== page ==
A Necessary Evil: Guidelines for Roto-Tilling

A Necessary Evil is defined as: Something that is undesirable but must be accepted.  Like Taxes, Government, War, Work, Marriage, or Roto-tilling.  If you must roto-till, then here are some guidelines to help minimize any negative impact to the soil.

When to Roto-till. The one time a roto-tiller is probably necessary is the first year you are breaking up hard pack soil and establishing your garden beds.  Consider this time your free pass — your “get out of jail [guilt] free” card.


Best Tilling Time. Roto-till in the fall, instead of just before spring planting. It allows you to plant sooner, as your beds will already be prepared in early spring. Furthermore, organic material that you’ve tilled, such as weeds and leaves, will have decomposed further by spring if you roto-till in the fall, providing a healthier environment for your plants. Likewise, amendments such as compost and manure will have had additional time to break down. The microorganisms already present in the soil will help this process. So if you want to create a new garden bed for spring, start in the fall. Dig or roto-till the area, layer it with cardboard, newspaper, compost and mulch and let the worms and their friends go to work on it. When it’s time to plant, only work the area where you plant your seeds and seedlings and leave the rest of the soil undisturbed.

Check Soil Moisture Content. If your soil it too dry the tiller will pulverize the soil, making it vulnerable to erosion. If the soil is too wet, the tiller will only compact the soil more by packing the soil into hard clumps. Soil that can be safely tilled should form a ball in your hand when squeezed that crumbles when you poke it.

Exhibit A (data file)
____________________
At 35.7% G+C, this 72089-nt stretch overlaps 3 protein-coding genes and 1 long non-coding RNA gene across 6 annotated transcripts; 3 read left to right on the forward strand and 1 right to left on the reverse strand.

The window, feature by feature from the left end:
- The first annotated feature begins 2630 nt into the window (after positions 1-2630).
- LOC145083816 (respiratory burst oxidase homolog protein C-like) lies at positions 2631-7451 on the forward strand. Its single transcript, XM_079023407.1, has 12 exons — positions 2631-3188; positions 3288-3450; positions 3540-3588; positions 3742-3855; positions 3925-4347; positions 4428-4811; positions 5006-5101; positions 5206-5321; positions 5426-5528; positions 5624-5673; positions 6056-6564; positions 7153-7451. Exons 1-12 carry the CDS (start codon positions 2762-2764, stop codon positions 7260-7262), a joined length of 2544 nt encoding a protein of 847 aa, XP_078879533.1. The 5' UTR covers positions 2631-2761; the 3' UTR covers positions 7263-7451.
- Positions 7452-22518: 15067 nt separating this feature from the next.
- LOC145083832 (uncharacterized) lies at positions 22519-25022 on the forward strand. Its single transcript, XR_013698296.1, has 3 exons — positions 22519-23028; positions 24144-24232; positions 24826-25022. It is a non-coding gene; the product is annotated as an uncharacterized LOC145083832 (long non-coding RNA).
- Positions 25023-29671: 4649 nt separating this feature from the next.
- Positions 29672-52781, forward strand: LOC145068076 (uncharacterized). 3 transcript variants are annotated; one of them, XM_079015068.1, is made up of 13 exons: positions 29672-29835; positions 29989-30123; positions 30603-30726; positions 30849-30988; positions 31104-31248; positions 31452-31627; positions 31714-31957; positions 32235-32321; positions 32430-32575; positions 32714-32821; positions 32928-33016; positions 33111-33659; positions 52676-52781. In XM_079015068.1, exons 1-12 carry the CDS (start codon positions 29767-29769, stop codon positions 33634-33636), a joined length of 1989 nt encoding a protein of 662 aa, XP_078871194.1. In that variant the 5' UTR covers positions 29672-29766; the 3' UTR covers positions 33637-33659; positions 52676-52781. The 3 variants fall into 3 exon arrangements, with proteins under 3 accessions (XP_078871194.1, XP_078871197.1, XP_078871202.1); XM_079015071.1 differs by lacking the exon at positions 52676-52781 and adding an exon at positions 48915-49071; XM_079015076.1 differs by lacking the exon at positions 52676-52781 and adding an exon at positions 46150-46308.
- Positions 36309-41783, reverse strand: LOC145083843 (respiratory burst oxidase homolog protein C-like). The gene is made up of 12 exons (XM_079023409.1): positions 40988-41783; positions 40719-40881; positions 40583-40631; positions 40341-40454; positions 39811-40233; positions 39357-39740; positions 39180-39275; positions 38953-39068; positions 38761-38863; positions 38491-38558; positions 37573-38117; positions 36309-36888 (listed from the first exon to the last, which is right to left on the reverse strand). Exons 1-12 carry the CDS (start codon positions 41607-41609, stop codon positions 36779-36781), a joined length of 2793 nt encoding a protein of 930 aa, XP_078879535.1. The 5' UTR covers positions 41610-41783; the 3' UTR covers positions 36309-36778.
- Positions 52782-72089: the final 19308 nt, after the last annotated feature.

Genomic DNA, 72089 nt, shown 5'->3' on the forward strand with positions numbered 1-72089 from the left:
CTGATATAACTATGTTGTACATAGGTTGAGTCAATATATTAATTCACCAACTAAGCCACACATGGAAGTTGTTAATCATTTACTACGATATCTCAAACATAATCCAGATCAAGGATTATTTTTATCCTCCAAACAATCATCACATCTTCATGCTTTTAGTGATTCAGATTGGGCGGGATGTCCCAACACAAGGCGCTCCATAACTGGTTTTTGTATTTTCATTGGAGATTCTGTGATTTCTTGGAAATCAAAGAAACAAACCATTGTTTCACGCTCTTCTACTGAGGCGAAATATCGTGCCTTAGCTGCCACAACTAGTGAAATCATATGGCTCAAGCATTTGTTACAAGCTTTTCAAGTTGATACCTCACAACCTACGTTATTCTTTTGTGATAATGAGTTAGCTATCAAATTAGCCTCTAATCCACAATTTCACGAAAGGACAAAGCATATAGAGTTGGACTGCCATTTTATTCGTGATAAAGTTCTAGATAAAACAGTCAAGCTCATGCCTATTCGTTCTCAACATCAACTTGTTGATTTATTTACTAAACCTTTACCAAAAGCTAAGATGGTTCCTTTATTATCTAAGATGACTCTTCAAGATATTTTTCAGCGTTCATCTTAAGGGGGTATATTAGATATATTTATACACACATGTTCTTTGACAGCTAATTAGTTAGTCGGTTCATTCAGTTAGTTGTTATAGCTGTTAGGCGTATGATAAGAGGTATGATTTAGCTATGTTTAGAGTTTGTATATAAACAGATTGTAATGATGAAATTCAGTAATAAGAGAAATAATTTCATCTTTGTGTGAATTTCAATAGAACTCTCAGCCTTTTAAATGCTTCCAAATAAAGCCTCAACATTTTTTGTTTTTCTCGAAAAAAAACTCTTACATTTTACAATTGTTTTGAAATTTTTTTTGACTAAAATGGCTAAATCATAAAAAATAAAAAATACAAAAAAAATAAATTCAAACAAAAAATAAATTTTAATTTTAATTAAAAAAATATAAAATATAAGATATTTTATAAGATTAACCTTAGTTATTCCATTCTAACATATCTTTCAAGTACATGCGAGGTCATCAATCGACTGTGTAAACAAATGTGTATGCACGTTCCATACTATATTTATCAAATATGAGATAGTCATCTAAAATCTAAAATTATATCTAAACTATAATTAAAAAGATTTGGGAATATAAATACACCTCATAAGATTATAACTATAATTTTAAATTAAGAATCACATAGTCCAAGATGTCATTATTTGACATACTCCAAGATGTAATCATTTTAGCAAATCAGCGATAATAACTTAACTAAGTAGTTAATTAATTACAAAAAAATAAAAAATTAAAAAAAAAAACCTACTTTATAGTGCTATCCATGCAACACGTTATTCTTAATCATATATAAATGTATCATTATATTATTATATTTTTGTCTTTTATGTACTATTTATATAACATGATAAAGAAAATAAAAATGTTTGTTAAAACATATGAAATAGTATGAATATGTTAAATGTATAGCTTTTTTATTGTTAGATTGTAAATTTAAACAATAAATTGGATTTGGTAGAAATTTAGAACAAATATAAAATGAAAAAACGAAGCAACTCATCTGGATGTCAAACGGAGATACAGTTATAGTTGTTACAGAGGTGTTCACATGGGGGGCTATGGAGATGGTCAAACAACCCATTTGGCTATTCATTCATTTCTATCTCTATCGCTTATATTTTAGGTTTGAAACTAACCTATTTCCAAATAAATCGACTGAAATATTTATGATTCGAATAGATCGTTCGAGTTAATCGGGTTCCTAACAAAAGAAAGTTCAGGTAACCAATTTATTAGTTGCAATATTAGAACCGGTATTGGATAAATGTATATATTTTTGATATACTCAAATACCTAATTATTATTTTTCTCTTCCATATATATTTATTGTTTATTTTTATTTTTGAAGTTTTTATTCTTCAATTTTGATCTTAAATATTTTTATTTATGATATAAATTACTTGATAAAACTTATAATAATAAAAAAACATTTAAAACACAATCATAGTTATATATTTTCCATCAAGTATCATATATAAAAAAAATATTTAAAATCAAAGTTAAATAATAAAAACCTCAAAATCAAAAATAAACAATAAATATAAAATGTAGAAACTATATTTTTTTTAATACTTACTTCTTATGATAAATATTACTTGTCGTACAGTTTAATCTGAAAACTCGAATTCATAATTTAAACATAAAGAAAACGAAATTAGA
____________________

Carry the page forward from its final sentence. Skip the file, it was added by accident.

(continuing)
Add Organic Matter. Spread 1″ or more of organic matter or compost before you till. This will protect the soil from the violent action of the tines and incorporate the material into the aerated ground. Organic matter is also the source of food for soil organisms, so it drives most of the soil life processes. Adding it will encourage microbe growth.

No Walking on the Bed. Don’t walk on the bed as you till. This compacts the ground. After tilling, mulch the bed with straw, fall leaves, or what other organic mulch you have and let it rest until spring. The mulch will protect the soil from wind or rain erosion, and provide a cozy haven for worms and other soil organisms during the winter. By spring you can remove the mulch and you should have a thriving colony.